Old age and mental well-being

by Jasdeep S Gill

One of the things I get asked about practising in old age psychiatry is whether those 65 years and over (henceforth referred to as older adults) are truly at risk of having psychiatric disorders. This question may stem from the belief that older adults are content with life, seemingly enjoying the light at the end of the tunnel and have no reason to be sad or worried; as if old age was an immunity against mental illnesses. This is a reasonable theory, especially in an era where mental illnesses are often associated with the stress of everyday adult life, from busy work, bullying, the high cost of living and the negative impacts of social media.

On the contrary, however, older adults are as vulnerable as young people in their risk for mental illness, although the stressors in the older adult population tend to be different, including such things as the loss of a spouse or a friend, and this risk is sometimes made worse by the presence of physical ill-health. Just like anyone, at any age, with a functioning heart can develop heart disease, so can the brain, at any age, for many reasons, become deviant from normal functioning; resulting in mood, anxiety and (sometimes) psychotic disorders.

Some mental illnesses are preventable, though not always, by changing the risks that are known to cause these illnesses. For example, in my last opinion piece, I mentioned chronic pain as a cause for depression.

Better pain control can influence mood recovery. Osteoarthritis is associated with depression and so better pain control is associated with an improved mood and motivation to participate in activities. Poor control of hypertension, diabetes and elevated cholesterol may over time cause changes in the brain resulting in late-life depression, a condition less formally known as “vascular depression”. Those with this type of depression may experience difficulties with tasks like planning and decision-making. Hearing loss is associated with social isolation and may cause depression, especially when isolation is associated with loneliness. Severe hearing loss is a risk factor for cognitive impairment, so improving hearing is an important measure to reduce this risk, including that for depression and anxiety.

If one can manage their general health and look after their medical conditions; depression, for example, may be preventable to an extent.

In those with neurodegenerative disorders (pronounced nu-ro-di-ge-ne-ra-tif) like dementia, the emergence of mood, anxiety and other behavioural and psychological symptoms may occur as the brain progressively loses volume and function.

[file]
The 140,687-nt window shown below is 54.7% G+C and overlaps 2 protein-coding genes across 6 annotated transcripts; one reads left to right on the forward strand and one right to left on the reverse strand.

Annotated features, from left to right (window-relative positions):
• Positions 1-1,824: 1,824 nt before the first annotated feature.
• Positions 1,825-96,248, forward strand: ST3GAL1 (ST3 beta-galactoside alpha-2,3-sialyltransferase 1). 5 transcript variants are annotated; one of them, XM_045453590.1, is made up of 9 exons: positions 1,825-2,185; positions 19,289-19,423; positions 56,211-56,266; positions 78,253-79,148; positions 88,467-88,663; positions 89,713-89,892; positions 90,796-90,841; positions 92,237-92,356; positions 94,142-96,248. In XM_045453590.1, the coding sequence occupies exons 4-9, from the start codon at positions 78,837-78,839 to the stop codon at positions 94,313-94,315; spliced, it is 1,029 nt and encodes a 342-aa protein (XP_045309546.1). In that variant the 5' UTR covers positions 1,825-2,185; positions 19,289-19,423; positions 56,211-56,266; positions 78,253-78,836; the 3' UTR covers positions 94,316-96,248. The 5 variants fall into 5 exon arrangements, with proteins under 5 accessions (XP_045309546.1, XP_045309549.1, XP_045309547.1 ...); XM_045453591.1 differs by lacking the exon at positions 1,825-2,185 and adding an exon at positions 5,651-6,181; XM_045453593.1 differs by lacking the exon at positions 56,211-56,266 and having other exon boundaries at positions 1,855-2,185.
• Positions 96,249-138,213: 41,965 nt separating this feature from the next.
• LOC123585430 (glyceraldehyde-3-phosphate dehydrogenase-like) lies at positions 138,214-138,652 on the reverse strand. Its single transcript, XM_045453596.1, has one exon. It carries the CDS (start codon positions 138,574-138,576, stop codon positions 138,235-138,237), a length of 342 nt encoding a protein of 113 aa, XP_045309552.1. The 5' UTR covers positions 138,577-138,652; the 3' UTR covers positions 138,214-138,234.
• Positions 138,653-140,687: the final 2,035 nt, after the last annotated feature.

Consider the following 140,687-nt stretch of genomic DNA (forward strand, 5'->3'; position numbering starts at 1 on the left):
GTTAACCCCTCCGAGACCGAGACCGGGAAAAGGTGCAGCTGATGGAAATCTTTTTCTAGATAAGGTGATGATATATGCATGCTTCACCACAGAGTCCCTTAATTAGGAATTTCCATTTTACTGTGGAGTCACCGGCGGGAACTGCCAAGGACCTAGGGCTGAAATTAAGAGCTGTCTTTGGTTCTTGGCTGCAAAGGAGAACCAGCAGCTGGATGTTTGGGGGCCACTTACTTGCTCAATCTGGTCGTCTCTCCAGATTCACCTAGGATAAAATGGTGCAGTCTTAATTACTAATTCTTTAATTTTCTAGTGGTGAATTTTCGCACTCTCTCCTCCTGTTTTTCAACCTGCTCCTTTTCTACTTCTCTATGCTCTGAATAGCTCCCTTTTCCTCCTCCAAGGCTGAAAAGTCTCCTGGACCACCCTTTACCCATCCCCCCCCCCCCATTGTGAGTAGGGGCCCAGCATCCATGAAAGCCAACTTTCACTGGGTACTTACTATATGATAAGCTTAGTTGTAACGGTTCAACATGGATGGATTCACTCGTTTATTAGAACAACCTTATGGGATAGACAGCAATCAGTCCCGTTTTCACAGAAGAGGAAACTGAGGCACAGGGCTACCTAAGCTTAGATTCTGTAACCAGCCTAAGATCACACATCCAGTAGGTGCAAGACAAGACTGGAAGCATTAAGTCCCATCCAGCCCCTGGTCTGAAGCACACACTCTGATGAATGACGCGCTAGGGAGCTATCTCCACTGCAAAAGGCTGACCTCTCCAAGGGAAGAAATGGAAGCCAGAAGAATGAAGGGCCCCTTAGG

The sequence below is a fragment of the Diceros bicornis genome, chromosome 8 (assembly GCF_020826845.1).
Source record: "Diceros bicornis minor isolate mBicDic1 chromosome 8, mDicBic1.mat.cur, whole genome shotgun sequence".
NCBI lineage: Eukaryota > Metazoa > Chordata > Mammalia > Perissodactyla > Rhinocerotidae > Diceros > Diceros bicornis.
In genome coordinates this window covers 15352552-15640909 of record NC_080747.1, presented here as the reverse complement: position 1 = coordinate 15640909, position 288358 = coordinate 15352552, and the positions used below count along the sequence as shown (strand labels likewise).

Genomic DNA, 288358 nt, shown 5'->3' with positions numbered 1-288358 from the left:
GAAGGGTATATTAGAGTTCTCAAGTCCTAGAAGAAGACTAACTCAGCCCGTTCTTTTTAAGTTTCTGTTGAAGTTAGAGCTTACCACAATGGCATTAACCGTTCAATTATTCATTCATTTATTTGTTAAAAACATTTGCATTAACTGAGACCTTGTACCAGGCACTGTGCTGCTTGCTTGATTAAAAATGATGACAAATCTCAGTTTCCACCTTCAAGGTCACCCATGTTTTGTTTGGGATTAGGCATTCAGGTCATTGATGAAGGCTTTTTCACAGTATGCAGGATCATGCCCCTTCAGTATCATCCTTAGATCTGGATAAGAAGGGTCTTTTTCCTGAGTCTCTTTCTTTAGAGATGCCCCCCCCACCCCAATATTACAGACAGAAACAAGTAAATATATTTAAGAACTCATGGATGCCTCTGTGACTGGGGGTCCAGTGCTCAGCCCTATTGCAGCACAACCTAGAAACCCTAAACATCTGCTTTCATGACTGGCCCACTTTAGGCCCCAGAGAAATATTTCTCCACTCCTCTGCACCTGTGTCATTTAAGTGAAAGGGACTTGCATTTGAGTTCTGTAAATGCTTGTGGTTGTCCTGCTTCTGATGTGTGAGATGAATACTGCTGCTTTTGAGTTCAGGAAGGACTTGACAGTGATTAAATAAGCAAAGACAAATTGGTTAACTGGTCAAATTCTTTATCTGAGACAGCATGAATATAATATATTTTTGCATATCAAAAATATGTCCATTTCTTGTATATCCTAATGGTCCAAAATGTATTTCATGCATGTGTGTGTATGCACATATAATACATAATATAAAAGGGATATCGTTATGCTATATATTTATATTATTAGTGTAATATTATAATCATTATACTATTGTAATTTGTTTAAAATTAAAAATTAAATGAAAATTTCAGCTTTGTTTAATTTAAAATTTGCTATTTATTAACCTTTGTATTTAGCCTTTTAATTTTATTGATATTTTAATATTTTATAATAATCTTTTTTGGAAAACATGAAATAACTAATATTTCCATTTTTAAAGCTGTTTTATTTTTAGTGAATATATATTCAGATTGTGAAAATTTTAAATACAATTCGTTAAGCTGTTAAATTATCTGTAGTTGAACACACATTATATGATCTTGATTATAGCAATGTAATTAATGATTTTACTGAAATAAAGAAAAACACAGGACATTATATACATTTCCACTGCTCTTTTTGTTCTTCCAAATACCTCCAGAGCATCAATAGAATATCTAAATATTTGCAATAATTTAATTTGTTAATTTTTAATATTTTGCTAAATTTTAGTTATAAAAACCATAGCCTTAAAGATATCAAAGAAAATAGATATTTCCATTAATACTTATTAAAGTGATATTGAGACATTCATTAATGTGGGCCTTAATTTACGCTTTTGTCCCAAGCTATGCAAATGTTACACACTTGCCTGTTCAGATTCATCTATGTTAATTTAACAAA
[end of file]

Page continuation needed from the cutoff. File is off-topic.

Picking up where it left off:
These psychiatric symptoms are often treatable, though not necessarily curable, so mental health treatment should always be sought when symptoms are present. Early identification of behavioural and psychological symptoms and intervention by the General Practitioner (GP), psychiatrist, psychologist or geriatrician will almost always have a better outcome than with no intervention at all.

Intervention is a broad term and includes such things as counselling (eg: grief counselling), formal psychotherapies like Cognitive Behavioural Therapy (CBT), support by the occupational therapist and Social Worker, and the use of medications, where indicated, to target symptoms like insomnia, depression and panic attacks, to name a few.

Usually, those with mild depression or anxiety respond well to psychosocial interventions alone (pronounced sai-ko-so-sial).

I invite you to write to me via the Ipoh Echo or their Ipoh Echo Facebook, with comments or questions. I hope to contribute on a variety of topics related to psychiatry of old age. Importantly, if an older adult you know is struggling with mental ill-health, reach out – asking and listening are very useful tools. Where necessary, an assessment by their GP may be needed.


Jasdeep is a consultant psychiatrist who trained in Western Australia.  He is currently undertaking subspecialty training in geriatric psychiatry and is passionate about late-life mood and anxiety disorders, including that which arise from Parkinson’s disease, stroke and dementia.  Hailing from Ipoh, he hopes to contribute to the community in which he grew up by raising awareness on mental illnesses in older adults and how presentations may differ from younger people, a topic of relevance to a growing population of retirees.

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